Japanese-Australian director Natalie Erika James uses conventional horror tropes as a metaphor for dementia in her debut feature Relic. When the elderly Edna (Robyn Nevin) goes missing, her daughter Kay (Emily Mortimer) and granddaughter Sam (Bella Heathcote) travel to their remote family home to help the local authorities find her. Edna left signs of her dementia everywhere, including post-it notes with reminders to do basic tasks, though others carried more cryptic messages. Their once homely house, situated in the wooded countryside, is now cast in shadows, engulfed by mold and littered with clutter. It’s the perfect haunted house with creaking doors and floors and movement in the walls.
Edna returns three days later as though nothing happened and she won’t reveal where she’s been either. Despite an unsettling black bruise on her chest, a doctor says that Edna is fine, but insists that she isn’t left alone for a few days, much to her dismay. Edna is sometimes coherent, witty and full of personality, but other times she appears lost, confused and talking to herself–a shell of who she is. As her dementia worsens, Edna starts to engage in violent behavior, but Sam and Kay still remain empathetic towards her illness regardless of their concern.
With Relic, James creates an effective slow burn by utilizing family drama and building unnerving tension alongside strong horror imagery throughout. Sam and Kay are haunted by visions and voices signally that something sinister may be present in the house and causing Edna’s behavior. It’s impossible, however, to know what’s real or imagined. Are the dark figures lurking in the shadows part of dementia or is something supernatural at play? This uncertainty invites us into the confusing and isolating mind of someone with dementia. The house changes frequently, causing the cluttered rooms and endless halls to become as unpredictable and disoriented as Edna.
Relic is well-crafted and, at times, subtle in its elements of horror. There are lots of quiet moments that help to maximize the impact of both the diegetic and non-diegetic sound. While slow and silent, the film’s third act is packed with action, adrenaline and abject horror as the allegory reach its full potential. It’s horrifying to watch someone you love lose themselves and James uses horror to explore the distressing reality of an illness that affects the whole family. There’s a strong, eerie and uncomfortable atmosphere, but the film is also capable of moving to tears. Relic‘s ending is both emotionally devastating and terrifying.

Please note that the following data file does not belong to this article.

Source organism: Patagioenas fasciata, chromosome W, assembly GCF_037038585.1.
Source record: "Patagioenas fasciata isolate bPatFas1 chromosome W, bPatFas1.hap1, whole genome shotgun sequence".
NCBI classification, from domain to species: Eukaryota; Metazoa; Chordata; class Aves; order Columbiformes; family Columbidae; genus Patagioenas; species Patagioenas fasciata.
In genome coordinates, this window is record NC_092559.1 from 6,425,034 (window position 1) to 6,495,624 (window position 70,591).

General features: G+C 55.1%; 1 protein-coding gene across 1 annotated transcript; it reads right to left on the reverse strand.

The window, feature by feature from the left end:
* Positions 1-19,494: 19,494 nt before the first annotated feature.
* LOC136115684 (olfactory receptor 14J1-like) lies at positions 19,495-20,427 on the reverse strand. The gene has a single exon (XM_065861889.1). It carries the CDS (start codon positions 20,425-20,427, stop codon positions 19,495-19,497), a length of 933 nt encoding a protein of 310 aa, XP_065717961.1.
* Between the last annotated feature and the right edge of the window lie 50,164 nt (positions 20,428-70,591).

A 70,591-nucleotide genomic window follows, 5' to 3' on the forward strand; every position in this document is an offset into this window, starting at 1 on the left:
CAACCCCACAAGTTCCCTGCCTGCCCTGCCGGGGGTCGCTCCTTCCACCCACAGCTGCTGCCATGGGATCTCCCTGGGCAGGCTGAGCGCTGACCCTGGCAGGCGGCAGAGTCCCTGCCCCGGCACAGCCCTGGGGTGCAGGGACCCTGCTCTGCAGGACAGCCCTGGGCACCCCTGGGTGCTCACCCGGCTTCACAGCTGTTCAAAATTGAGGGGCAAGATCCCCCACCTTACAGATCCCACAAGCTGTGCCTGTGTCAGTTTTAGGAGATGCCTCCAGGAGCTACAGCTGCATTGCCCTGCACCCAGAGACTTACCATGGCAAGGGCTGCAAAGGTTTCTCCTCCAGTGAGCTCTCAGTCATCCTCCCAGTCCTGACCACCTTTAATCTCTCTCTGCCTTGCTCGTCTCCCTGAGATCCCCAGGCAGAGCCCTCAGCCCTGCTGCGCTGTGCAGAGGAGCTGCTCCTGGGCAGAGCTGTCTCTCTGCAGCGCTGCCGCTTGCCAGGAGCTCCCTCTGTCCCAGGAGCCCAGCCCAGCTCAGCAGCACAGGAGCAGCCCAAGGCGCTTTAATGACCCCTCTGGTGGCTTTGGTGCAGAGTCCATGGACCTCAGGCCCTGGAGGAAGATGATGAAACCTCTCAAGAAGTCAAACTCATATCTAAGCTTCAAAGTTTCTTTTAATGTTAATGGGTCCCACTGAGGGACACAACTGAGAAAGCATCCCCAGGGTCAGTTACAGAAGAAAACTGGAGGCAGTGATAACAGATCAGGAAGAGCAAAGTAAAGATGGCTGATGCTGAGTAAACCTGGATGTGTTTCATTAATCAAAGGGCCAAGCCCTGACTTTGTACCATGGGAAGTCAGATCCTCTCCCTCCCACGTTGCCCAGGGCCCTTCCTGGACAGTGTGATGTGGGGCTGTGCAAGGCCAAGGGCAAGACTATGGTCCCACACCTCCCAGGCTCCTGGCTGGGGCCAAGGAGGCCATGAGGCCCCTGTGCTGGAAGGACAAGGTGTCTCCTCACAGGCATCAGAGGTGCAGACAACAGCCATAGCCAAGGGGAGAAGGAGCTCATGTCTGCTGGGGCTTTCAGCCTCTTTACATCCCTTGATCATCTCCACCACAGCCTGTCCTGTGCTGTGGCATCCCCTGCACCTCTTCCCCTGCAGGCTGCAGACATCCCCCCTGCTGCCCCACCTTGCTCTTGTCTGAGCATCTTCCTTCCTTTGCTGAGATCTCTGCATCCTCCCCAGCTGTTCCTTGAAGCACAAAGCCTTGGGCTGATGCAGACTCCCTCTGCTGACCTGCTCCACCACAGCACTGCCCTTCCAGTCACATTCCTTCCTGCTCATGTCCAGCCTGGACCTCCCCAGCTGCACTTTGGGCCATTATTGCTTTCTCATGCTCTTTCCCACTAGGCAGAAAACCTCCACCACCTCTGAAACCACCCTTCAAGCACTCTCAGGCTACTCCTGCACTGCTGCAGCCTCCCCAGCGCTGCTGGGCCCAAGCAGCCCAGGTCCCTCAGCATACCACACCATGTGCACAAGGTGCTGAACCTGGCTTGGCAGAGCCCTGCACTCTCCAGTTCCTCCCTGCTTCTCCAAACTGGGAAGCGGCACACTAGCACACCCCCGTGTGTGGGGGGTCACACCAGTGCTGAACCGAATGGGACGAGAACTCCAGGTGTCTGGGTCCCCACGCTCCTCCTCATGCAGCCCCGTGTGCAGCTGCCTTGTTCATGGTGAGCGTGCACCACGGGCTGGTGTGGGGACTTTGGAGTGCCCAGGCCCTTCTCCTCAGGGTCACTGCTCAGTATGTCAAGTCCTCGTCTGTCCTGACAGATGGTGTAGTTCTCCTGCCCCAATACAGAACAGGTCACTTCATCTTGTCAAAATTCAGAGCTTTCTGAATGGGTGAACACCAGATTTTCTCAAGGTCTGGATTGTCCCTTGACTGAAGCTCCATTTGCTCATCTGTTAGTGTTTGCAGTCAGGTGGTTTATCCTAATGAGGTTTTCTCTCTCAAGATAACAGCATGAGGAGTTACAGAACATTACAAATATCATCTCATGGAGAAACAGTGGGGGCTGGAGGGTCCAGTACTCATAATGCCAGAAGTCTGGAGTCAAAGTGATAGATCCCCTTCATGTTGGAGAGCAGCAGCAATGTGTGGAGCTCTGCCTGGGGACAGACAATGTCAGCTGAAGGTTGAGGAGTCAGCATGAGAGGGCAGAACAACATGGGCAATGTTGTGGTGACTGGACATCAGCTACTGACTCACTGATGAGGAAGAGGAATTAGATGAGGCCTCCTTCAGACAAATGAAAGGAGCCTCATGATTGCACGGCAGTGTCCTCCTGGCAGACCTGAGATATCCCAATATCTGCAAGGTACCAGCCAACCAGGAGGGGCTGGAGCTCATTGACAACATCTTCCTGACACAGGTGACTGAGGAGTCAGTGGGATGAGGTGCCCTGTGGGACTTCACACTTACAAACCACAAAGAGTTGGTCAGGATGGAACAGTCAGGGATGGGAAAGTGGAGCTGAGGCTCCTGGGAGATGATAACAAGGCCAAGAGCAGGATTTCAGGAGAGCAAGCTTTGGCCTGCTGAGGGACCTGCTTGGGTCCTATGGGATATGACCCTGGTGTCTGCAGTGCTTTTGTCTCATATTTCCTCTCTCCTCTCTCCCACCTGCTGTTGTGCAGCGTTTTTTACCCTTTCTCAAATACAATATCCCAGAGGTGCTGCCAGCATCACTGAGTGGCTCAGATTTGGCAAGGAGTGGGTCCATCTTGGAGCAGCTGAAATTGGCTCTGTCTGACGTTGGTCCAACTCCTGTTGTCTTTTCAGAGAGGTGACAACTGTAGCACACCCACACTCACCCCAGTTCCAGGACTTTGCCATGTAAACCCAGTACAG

Aging and dementia have been tackled in films such as The Visit and The Taking of Deborah Logan, but Relic is more mindful of the harrowing disease. James’ filmmaking and storytelling (co-written with Christian White) have a flare of originality and the film is inspired by the psychological horrors of her own grandmother’s journey with Alzheimer’s. The portrayal of dementia isn’t exploitative or played purely for scares, as the film aims to educate on how the disease eats away at our memories, our awareness and our humanity, making us — or our loved ones — disappear piece by piece. Relic is a reminder to hold onto your loved ones tightly before they are submerged by darkness — a frightening but effective metaphor to capture cinematically.
Relic has been acquired by IFC Midnight. Jake Gyllenhaal (Nine Stories Productions) and The Russo Brothers (AGBO Films) are amongst its producers.